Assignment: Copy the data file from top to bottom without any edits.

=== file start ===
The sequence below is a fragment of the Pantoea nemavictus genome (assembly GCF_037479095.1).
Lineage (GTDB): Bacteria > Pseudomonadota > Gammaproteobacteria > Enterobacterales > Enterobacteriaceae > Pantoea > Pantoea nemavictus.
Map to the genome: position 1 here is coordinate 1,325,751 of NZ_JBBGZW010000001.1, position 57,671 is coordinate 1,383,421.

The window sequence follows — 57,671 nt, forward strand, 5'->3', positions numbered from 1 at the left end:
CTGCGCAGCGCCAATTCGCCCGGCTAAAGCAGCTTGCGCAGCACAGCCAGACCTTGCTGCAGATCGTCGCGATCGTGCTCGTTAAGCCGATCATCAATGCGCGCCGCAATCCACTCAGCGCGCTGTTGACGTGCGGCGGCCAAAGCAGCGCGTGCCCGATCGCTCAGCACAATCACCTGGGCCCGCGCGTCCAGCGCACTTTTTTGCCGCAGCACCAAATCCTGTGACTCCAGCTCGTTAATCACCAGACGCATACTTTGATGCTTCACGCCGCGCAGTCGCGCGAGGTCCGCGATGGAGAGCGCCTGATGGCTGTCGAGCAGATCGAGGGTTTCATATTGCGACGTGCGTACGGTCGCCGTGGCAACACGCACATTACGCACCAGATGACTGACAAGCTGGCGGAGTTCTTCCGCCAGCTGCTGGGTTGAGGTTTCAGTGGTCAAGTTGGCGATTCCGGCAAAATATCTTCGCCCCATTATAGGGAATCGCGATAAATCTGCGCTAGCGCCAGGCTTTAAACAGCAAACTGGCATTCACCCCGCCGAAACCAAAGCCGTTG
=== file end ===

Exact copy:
The sequence below is a fragment of the Pantoea nemavictus genome (assembly GCF_037479095.1).
Lineage (GTDB): Bacteria > Pseudomonadota > Gammaproteobacteria > Enterobacterales > Enterobacteriaceae > Pantoea > Pantoea nemavictus.
Map to the genome: position 1 here is coordinate 1,325,751 of NZ_JBBGZW010000001.1, position 57,671 is coordinate 1,383,421.

The window sequence follows — 57,671 nt, forward strand, 5'->3', positions numbered from 1 at the left end:
CTGCGCAGCGCCAATTCGCCCGGCTAAAGCAGCTTGCGCAGCACAGCCAGACCTTGCTGCAGATCGTCGCGATCGTGCTCGTTAAGCCGATCATCAATGCGCGCCGCAATCCACTCAGCGCGCTGTTGACGTGCGGCGGCCAAAGCAGCGCGTGCCCGATCGCTCAGCACAATCACCTGGGCCCGCGCGTCCAGCGCACTTTTTTGCCGCAGCACCAAATCCTGTGACTCCAGCTCGTTAATCACCAGACGCATACTTTGATGCTTCACGCCGCGCAGTCGCGCGAGGTCCGCGATGGAGAGCGCCTGATGGCTGTCGAGCAGATCGAGGGTTTCATATTGCGACGTGCGTACGGTCGCCGTGGCAACACGCACATTACGCACCAGATGACTGACAAGCTGGCGGAGTTCTTCCGCCAGCTGCTGGGTTGAGGTTTCAGTGGTCAAGTTGGCGATTCCGGCAAAATATCTTCGCCCCATTATAGGGAATCGCGATAAATCTGCGCTAGCGCCAGGCTTTAAACAGCAAACTGGCATTCACCCCGCCGAAACCAAAGCCGTTG